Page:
Comprehensive Business Sustainability and Commitment to Responsible Business Conduct (RBC)

A unique feature of the SSC Model for its clients is taking a comprehensive look to sustainability of business practices.The SSCComprehensive business sustainability Concept is that the Economic, Social and Environmental aspects of any Business are equally important and should be conceptually and practically handled as such. We need to have the freedom to make money, but also respect and treat people and our environment with dignity all at the same time. Environmental and social considerations should not be an afterthought to a business concept such as done in Corporate Social Responsibility (CSR), but in a social economy approach these should be elements in the very design of the Business strategy and Model. In fact a business model in all acceptable manner and modern paradigmatic fashion should have at least 3 pillars (3S of a Business) that the business is built, on an equal footing: Survivability, Sociability and Sustainability of business. SSC business Strategy and Model should thus be comprehensive and complete, looking at all three areas as equally important. It is possible to have a business on these 3 Footings therefore as its foundation

Policy Research and Advocacy

Policy Research and Advocacy will enhance Favourable Policy, Legal and regulatory environment for Start-Ups to thrive. This will be done by undertaking policy research on the conditions, importance and effects of Farmers, Cooperatives, Start-Ups and SMEs and using that to rally around Multistakeholders such as Public Institutions, Private Sector, CSOs, Knowledge Institutions, Think-Tanks and Development Partners to enhance visibility for the conditions of Start-Ups and SMEs and the need for transformative change. Events that will be captured in the media, including video and TV series on Start-Ups and SMEs will be vital for this. Sustained evidence based advocacy for policy changes is the only sure hope for meaningful and transformative change for Farmers, Cooperatives, start-Ups and SMEs in Ghana.

  1. Productive and Profitable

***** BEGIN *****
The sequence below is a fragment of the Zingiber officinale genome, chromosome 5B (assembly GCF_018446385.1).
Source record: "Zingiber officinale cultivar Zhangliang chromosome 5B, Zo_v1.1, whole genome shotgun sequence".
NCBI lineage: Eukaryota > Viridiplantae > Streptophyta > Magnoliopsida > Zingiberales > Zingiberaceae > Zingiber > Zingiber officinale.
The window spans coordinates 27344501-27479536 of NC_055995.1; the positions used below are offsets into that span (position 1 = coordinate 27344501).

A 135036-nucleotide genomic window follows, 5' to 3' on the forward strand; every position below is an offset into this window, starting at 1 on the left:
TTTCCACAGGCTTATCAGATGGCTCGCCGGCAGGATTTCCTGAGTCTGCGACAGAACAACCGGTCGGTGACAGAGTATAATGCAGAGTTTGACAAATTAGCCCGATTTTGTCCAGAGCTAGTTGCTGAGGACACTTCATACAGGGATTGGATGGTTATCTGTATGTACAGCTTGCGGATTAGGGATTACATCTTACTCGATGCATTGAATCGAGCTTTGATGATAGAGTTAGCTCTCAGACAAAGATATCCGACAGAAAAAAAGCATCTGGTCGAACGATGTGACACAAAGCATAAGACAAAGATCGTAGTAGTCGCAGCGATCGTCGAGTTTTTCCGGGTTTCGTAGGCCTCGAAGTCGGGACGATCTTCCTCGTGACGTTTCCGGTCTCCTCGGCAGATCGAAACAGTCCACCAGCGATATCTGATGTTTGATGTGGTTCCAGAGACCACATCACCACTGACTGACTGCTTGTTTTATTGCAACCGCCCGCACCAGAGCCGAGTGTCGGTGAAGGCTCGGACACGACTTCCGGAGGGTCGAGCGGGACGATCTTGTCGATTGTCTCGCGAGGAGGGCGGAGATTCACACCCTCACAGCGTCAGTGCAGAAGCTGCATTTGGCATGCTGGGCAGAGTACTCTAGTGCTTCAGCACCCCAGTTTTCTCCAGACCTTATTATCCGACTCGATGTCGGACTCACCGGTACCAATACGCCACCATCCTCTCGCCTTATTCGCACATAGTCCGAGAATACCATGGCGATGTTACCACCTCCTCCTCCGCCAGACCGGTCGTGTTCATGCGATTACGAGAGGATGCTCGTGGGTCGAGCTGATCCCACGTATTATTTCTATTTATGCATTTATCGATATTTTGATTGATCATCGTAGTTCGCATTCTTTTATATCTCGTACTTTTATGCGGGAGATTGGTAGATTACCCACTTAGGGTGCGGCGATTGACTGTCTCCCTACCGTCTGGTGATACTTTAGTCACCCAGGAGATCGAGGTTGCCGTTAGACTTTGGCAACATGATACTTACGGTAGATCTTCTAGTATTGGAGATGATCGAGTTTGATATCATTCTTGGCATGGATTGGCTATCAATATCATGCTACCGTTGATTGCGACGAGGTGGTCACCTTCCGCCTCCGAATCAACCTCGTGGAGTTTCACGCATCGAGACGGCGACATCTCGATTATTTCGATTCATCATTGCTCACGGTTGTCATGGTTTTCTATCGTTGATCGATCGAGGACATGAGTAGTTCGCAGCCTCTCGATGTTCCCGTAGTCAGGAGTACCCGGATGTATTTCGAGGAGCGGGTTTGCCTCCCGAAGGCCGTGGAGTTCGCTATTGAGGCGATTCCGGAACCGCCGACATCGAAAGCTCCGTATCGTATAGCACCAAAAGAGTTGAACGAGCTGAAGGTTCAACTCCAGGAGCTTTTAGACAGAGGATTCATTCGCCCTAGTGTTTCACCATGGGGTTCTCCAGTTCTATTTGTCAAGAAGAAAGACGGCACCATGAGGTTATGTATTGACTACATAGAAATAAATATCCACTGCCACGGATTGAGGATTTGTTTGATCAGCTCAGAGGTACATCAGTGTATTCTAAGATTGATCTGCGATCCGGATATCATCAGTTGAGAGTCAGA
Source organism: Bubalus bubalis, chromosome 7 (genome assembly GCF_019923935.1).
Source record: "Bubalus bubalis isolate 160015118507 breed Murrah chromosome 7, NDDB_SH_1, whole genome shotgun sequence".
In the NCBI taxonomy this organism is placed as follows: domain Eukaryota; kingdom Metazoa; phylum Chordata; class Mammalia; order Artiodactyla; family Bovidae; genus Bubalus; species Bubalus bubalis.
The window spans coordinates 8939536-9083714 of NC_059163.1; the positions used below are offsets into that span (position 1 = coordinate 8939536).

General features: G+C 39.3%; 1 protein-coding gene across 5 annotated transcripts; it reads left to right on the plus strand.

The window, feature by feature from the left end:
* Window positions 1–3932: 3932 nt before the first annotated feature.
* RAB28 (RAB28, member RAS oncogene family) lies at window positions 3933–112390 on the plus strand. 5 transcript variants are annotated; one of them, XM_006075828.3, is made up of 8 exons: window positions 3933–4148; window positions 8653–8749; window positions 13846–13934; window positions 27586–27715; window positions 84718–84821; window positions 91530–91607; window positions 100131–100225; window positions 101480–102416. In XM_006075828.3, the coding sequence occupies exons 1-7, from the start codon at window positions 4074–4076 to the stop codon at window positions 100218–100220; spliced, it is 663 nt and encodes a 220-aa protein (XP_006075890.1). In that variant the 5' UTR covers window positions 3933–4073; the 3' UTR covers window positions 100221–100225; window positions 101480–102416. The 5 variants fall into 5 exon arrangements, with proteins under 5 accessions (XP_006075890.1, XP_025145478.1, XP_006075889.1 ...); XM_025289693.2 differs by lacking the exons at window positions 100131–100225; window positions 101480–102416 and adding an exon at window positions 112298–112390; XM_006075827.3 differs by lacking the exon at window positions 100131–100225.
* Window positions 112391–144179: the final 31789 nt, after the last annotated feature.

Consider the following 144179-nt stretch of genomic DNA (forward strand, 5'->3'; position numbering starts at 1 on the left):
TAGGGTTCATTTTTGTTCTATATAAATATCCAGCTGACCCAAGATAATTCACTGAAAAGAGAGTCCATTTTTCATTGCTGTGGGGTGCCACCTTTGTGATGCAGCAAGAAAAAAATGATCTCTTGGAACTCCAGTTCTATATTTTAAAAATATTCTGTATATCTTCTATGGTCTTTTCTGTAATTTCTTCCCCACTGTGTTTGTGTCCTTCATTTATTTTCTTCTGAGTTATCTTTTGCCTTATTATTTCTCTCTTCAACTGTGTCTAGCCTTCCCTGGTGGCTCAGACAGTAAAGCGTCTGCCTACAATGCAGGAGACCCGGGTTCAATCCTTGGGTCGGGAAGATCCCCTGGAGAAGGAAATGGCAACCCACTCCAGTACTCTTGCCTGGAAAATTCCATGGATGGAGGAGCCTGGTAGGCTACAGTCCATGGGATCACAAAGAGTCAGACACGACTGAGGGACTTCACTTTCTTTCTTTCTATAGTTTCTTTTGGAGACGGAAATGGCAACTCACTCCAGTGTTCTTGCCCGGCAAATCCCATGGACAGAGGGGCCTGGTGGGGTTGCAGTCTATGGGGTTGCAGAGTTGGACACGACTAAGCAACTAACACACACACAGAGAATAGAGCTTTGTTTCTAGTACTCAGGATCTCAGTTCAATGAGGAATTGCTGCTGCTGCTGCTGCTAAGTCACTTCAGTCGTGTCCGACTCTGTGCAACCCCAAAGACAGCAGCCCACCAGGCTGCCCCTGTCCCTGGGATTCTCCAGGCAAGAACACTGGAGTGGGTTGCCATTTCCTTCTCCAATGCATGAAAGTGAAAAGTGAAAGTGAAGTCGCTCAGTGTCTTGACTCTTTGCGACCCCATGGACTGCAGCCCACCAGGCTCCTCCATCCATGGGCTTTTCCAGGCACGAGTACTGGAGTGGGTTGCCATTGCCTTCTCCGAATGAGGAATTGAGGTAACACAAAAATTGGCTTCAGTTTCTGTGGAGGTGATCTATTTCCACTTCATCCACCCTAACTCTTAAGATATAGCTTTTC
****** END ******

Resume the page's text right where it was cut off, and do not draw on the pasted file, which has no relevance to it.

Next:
2. Sociable
  3. Sustainable

At the core of all these is corporate capacity; The Capacity of the Company to be productive, profitable, sociable and sustainable within and outside the company. And this Model should reflect in the business design, as a deliberate business strategy. If such a comprehensive and complete approach to business is taken, CSR becomes superfluous because it is in fact already taken care of in the business design so may not be added on as an afterthought. In practical terms this means having economic, social and environmental impact with our business and our client Start-Ups and SMEs from the scratch. It means doing our best to be concurrently productive, profitable, treating people and our environment equitably and fairly with respect to dignity, welfare and rights. This involves how we safeguard company survival, treat people in and out of the business with equality, equity and fairness, and protect our planet and solar system as a true global village, in which what we do in our company affects all other members of the globe directly or indirectly; thus giving meaning to real globalization of competition but also cooperation irrespective of people’s location and social characteristics.

This means that our Company and its clientele should be effective with their economic and financial results but also efficient in the use of  resources, and take good care of the people in the company in terms of fair and equitable compensation, working conditions, health and safety standards; treat people outside the company-Clients and customers with priority, with maximum satisfaction, consumer rights protection, health and safety in mind; and the people in the immediate community, Nation and the World in mind in terms of their stake in company activities, outcomes, negative and positive social and environmental impacts of business; In particular disaggregating company impacts on the different types of people and their special needs in and outside of the business, such as gender, age, geographical and vulnerability criteria.